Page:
Did Jesus come in Adam’s unfallen nature?


By BibleAsk Team

To explore the question of whether Jesus came in Adam’s unfallen nature, it’s crucial to delve into the nature of Christ as presented in the Bible and the theological implications of the Incarnation. Central to Christian doctrine is the belief that Christ, the Son of God, became fully human while remaining fully divine. This exploration will examine biblical evidence and theological reasoning to affirm that Christ did not come in Adam’s unfallen nature but shared in our humanity, experiencing temptation and trials just as we do.

The Nature of Christ:

  1. The Incarnation: The Christian doctrine of the Incarnation asserts that the eternal Son of God took on human flesh, becoming fully human while retaining his divine nature (John 1:14; Philippians 2:5-8). This union of divine and human natures in the person of Christ is a mystery that transcends human understanding.
  2. Fully Human: Scripture affirms the genuine humanity of Christ. He was born of a woman, grew in wisdom and stature, experienced hunger, thirst, and fatigue, and displayed emotions such as sorrow and compassion (Luke 2:52; John 4:6; Matthew 4:2; John 11:35). As such, Jesus shared in the full range of human experiences.

Temptation and Trials:

  1. Hebrews 4:15: The author of Hebrews affirms that Christ “was in all points tempted as we are, yet without sin” (Hebrews 4:15, NKJV). This verse emphasizes both the reality of Jesus’ temptations and his victory over sin. If Jesus had come in Adam’s unfallen nature, he would not have experienced genuine temptation as we do.
  2. Matthew 4:1-11: The temptation of Jesus in the wilderness provides a vivid example of his experience with temptation. Satan tempted Jesus with offers of power, prestige, and comfort, appealing to his human desires. Jesus responded with Scripture, demonstrating his reliance on the Word of God to overcome temptation.

Biblical Evidence:

  1. Philippians 2:5-8: Paul describes Jesus’ voluntary self-emptying and humility in taking on human form and likeness. This passage underscores the genuine humanity of Jesus, who willingly entered into our fallen condition to redeem humanity.
  2. Romans 8:3: Paul writes that God sent his Son “in the likeness of sinful flesh” (Romans 8:3, NKJV). This implies that Jesus’ human nature resembled fallen humanity, although he Himself chose to remain without sin.
  3. Romans 1:3: The Son of God “was made of the seed of David according to the flesh.”  
  4. Hebrews 2:14: Like all others, He inherited the nature of David after the flesh. But He did not yield to the inherent weaknesses of that nature. “For as much then as the children are partakers of flesh and blood, he also himself likewise took part of the same.”

Theological Implications:

  1. Impeccability vs. Peccability: The question of whether Jesus could have sinned (peccability) or was incapable of sinning (impeccability) is closely related to his human nature. While some theologians argue for Christ’s impeccability based on his divine nature, others maintain that his genuine humanity implies the possibility of temptation and moral choice.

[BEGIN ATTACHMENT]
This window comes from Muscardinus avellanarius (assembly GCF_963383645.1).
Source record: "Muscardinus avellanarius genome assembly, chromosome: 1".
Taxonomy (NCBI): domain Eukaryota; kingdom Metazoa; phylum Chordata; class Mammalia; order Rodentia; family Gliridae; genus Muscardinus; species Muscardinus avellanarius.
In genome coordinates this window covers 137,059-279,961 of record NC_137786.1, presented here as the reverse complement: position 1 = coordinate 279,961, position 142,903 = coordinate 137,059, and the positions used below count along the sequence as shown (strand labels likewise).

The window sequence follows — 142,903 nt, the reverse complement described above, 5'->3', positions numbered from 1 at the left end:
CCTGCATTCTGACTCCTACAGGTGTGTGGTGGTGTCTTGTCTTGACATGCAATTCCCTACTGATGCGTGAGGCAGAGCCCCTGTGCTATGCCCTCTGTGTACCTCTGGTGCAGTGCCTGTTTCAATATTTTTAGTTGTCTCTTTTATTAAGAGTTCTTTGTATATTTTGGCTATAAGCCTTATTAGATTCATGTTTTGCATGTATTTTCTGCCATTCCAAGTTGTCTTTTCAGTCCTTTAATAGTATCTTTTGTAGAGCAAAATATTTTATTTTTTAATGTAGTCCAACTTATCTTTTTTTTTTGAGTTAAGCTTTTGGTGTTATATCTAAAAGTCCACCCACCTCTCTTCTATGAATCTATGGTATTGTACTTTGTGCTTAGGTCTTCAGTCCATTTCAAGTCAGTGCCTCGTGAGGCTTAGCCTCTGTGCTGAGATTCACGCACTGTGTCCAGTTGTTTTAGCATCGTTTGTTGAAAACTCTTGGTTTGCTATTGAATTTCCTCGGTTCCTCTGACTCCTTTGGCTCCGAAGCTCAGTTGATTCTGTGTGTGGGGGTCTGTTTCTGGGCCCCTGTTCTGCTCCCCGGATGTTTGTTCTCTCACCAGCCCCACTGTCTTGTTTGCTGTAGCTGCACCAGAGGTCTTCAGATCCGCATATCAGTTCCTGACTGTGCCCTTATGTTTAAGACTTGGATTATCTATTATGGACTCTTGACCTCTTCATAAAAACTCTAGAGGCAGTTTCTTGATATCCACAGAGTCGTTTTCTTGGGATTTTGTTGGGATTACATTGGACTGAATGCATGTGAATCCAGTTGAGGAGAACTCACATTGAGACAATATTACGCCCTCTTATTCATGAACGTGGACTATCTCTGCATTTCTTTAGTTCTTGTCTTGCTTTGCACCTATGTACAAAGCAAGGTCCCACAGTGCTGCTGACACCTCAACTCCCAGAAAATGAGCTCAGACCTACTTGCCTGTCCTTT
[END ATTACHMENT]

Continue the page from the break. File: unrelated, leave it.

2. Redemptive Work: Jesus’ sinlessness qualified Him to serve as the perfect sacrifice for sin, offering Himself as the atoning sacrifice for humanity’s sins (2 Corinthians 5:21). His victory over temptation and sin enables believers to receive forgiveness and reconciliation with God.
  3. Perfect Example: The Son of God had no advantage over us in overcoming sin. He fought the enemy in the same nature and by the same spiritual weapons that are available to us. He became our example in everything and accepted the results of the law of heredity. And by being subject to our heredity, He was able to share our sorrows, trials, and demonstrate the way to a holy life.
  4. God’s Infinite Love: The Incarnation demonstrates God’s love and solidarity with humanity, as Jesus entered into our fallen condition to redeem and reconcile us to God. As the author of Hebrews declares, Jesus was “tempted as we are, yet without sin” (Hebrews 4:15, NKJV), ensuring his qualification to serve as our compassionate and faithful High Priest. Thus, the doctrine of Jesus’ genuine humanity underscores the depth of God’s love and the sufficiency of Christ’s atoning work for the salvation of humanity.
  5. Our Brother: Jesus did not take a sinless nature but He had the same nature that Abraham’s children possessed. He was tempted in the same way we are, yet He never once yielded to or entertained sin. He remained undefiled by sin and was always totally pure and holy. “Wherefore in all things it behoved him to be made like unto his brethren, that he might be a merciful and faithful high priest in things pertaining to God” (Hebrews 2:17).


In conclusion, the biblical evidence and theological reasoning affirm that Jesus did not come in Adam’s unfallen nature but shared in our humanity, experiencing temptation and trials just as we do. The Bible says, ”For both He who [a]sanctifies and those who are being sanctified are all of one, for which reason He is not ashamed to call them brethren” (Hebrews 2:11). Brothers are of one flesh and family nature. “For verily he took not on him the nature of angels; but he took on him the seed of Abraham” (Hebrews 2:16).

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In His service,
BibleAsk Team

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